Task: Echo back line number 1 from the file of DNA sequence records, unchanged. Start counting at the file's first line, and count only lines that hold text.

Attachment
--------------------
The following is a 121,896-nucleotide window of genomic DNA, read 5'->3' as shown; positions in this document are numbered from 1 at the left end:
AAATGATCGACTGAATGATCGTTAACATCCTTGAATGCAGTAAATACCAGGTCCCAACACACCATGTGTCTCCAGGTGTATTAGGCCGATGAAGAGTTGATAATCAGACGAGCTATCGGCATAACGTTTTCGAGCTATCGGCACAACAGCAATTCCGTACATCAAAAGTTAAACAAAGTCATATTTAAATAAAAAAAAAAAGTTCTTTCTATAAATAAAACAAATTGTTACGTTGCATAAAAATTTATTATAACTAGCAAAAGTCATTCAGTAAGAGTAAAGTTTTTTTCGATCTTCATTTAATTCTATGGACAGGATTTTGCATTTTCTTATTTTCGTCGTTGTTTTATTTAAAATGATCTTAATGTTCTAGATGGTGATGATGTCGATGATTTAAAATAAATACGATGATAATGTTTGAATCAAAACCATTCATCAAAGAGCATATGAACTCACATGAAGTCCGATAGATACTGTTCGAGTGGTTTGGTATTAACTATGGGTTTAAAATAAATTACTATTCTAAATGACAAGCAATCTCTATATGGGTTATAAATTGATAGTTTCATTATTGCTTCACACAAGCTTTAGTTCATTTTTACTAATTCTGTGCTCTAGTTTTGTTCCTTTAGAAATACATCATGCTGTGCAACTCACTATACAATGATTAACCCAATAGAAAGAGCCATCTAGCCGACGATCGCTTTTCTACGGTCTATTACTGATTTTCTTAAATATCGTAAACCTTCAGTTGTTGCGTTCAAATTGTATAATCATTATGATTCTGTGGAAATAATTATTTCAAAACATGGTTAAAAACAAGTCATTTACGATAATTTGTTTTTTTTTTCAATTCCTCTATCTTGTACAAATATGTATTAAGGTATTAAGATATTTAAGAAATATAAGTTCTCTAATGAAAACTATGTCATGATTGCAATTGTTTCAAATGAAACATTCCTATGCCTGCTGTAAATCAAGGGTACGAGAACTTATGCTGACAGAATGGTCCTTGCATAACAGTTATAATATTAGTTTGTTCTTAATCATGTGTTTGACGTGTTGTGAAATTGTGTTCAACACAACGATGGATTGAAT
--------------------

The following is a 121,896-nucleotide window of genomic DNA, read 5'->3' as shown; positions in this document are numbered from 1 at the left end: